- The employer might also have a specific way they want you to reach out once your documents arrive, so if you don’t already know what they prefer, now is a great time to ask so you can act quickly once you do receive your documents. For example, they might have a Portal for you to upload documents, or a specific contact to email, etc.
- Sometimes students ask if they can volunteer with an employer in advance of starting a paid position. While you can always volunteer your time as you like, please keep in mind that there are Labor Laws that govern when an employer can let you volunteer, and they are not allowed to let someone volunteer for a position that would usually be paid. However, they might invite you to attend an orientation or trainings before you can be paid, or to shadow your future team – as long as you are not doing work voluntarily that others are paid for, this is usually okay. You might consider asking the employer if there is anything you can do now voluntarily to ease your transition into the new role once you can start your paid work.
Once OPT is approved, don’t forget to setup your SEVP Portal!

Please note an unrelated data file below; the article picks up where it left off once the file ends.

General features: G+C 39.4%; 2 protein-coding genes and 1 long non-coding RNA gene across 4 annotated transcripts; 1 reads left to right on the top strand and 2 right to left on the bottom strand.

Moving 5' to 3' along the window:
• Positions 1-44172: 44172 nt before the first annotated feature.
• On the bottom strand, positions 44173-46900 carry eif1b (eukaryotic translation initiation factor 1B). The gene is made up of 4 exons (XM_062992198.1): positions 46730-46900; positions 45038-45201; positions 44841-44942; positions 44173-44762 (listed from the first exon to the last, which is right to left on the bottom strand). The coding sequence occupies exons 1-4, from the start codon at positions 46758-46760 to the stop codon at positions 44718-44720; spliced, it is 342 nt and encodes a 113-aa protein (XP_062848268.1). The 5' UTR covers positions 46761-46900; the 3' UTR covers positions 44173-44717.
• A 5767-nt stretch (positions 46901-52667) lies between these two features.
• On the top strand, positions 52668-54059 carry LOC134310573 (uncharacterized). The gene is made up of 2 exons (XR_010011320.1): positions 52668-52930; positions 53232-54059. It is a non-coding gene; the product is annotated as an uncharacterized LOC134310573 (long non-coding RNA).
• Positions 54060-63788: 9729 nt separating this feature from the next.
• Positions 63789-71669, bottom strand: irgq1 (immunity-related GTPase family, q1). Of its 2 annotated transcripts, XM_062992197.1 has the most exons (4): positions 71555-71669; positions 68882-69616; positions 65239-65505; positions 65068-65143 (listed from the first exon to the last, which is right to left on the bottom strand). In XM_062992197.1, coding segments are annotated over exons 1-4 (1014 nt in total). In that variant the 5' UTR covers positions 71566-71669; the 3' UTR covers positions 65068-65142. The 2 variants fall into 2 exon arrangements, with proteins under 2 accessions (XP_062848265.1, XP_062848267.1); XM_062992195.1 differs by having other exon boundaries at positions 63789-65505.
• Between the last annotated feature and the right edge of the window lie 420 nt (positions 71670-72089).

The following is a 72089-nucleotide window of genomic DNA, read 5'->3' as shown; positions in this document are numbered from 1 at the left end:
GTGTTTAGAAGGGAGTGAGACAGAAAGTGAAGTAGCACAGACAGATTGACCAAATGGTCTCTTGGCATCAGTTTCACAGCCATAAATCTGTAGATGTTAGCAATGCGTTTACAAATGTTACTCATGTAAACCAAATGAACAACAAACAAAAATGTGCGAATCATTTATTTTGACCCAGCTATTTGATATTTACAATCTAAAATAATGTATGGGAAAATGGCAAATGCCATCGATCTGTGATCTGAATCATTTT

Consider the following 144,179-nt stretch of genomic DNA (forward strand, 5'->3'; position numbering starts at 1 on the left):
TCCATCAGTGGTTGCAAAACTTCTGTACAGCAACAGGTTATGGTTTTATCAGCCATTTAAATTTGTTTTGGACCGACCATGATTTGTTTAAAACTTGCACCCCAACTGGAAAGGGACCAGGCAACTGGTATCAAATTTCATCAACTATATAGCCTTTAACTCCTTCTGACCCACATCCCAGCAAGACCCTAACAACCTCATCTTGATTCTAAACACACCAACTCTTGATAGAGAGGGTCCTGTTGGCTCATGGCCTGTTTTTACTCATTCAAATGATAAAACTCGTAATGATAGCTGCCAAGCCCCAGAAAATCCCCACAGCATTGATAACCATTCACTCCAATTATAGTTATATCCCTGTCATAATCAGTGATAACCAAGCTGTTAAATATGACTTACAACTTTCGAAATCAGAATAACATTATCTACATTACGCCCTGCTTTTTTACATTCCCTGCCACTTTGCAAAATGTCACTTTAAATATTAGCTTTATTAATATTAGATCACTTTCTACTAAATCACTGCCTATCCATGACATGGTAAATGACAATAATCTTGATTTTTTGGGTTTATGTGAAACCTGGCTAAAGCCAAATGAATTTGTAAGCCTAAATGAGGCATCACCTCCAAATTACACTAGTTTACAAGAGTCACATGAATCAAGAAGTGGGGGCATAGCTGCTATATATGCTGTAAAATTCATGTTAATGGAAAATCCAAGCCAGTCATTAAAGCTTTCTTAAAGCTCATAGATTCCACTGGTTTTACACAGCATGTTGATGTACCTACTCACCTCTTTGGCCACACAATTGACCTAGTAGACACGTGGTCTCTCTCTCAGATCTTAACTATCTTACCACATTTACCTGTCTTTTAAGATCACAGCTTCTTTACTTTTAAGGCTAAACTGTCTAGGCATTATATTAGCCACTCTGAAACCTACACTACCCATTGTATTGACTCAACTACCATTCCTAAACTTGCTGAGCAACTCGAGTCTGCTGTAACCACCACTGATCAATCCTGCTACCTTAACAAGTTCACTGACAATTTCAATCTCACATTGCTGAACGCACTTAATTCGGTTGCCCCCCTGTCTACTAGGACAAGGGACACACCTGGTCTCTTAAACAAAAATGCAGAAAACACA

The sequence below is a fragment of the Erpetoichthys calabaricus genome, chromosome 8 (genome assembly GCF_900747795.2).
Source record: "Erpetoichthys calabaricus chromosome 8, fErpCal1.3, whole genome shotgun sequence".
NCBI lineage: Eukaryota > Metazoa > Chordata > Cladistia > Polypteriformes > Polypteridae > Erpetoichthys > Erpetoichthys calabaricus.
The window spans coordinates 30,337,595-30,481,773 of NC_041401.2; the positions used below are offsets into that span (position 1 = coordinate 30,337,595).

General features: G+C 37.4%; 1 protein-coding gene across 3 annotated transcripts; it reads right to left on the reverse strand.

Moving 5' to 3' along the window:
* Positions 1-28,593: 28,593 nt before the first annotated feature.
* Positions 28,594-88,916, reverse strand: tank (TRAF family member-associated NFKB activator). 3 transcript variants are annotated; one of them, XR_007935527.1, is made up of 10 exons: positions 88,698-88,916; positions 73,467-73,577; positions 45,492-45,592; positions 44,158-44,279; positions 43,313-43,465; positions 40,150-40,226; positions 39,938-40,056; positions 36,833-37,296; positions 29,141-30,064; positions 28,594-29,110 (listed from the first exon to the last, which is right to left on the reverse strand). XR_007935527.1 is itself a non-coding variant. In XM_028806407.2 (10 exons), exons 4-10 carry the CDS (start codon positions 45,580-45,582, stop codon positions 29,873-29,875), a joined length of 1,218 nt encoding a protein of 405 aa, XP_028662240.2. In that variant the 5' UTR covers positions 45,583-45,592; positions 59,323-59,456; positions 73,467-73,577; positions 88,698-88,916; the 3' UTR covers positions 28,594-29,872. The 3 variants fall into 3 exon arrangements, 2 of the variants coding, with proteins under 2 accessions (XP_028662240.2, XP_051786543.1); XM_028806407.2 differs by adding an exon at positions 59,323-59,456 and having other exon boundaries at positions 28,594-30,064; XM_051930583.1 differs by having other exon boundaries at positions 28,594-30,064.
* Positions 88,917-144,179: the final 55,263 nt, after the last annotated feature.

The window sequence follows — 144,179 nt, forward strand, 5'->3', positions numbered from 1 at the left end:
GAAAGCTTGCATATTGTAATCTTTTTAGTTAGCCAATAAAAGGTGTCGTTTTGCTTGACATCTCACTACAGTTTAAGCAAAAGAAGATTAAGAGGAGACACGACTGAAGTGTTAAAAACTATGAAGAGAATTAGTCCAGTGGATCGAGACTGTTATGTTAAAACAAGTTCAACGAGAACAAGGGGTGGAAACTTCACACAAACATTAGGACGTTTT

- Remember that once your OPT is approved and your OPT start date arrives, you should receive an email prompt to set up your SEVP Portal from email@example.com
- Your SEVP Portal is your access to your own immigration record, and you will need to use it during OPT and STEM OPT Extension to share your employment information and keep your contact information updated.
- There are directions, trouble-shooting tips, and more information on the Portal here: https://ies.umbc.edu/international-students-f-1/after-graduation/opt-and-opt-stem-information/#approved
- Your employment information in your SEVP Portal is what makes it clear that you are NOT unemployed, which means you will not be using unemployment days from your 90 day maximum unemployment time during OPT. Please make sure to prioritize keeping your Portal updated!!
- Remember that during OPT, your work can be paid or unpaid, and can be part-time or full-time – it MUST be at least 20 hours per week, and it must be related to your degree of study that you just completed.